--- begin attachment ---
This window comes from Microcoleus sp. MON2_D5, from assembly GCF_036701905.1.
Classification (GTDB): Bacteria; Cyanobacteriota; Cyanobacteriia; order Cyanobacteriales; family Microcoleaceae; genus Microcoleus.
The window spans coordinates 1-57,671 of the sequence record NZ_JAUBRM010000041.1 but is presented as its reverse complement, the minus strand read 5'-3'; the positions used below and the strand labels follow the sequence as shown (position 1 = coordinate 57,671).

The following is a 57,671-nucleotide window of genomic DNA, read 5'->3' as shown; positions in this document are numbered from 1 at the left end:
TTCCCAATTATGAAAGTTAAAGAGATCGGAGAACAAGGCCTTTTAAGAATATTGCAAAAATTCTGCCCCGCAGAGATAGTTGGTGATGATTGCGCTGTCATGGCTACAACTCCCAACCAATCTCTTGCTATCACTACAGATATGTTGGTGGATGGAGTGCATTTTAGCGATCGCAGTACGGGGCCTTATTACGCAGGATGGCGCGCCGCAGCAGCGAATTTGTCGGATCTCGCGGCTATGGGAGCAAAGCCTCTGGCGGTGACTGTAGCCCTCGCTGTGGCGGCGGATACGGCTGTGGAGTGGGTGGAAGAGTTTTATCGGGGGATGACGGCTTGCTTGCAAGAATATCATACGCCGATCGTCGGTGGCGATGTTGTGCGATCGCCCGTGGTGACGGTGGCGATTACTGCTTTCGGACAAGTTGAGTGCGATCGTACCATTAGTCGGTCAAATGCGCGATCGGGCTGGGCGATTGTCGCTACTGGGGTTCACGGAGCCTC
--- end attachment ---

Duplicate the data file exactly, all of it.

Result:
This window comes from Microcoleus sp. MON2_D5, from assembly GCF_036701905.1.
Classification (GTDB): Bacteria; Cyanobacteriota; Cyanobacteriia; order Cyanobacteriales; family Microcoleaceae; genus Microcoleus.
The window spans coordinates 1-57,671 of the sequence record NZ_JAUBRM010000041.1 but is presented as its reverse complement, the minus strand read 5'-3'; the positions used below and the strand labels follow the sequence as shown (position 1 = coordinate 57,671).

The following is a 57,671-nucleotide window of genomic DNA, read 5'->3' as shown; positions in this document are numbered from 1 at the left end:
TTCCCAATTATGAAAGTTAAAGAGATCGGAGAACAAGGCCTTTTAAGAATATTGCAAAAATTCTGCCCCGCAGAGATAGTTGGTGATGATTGCGCTGTCATGGCTACAACTCCCAACCAATCTCTTGCTATCACTACAGATATGTTGGTGGATGGAGTGCATTTTAGCGATCGCAGTACGGGGCCTTATTACGCAGGATGGCGCGCCGCAGCAGCGAATTTGTCGGATCTCGCGGCTATGGGAGCAAAGCCTCTGGCGGTGACTGTAGCCCTCGCTGTGGCGGCGGATACGGCTGTGGAGTGGGTGGAAGAGTTTTATCGGGGGATGACGGCTTGCTTGCAAGAATATCATACGCCGATCGTCGGTGGCGATGTTGTGCGATCGCCCGTGGTGACGGTGGCGATTACTGCTTTCGGACAAGTTGAGTGCGATCGTACCATTAGTCGGTCAAATGCGCGATCGGGCTGGGCGATTGTCGCTACTGGGGTTCACGGAGCCTC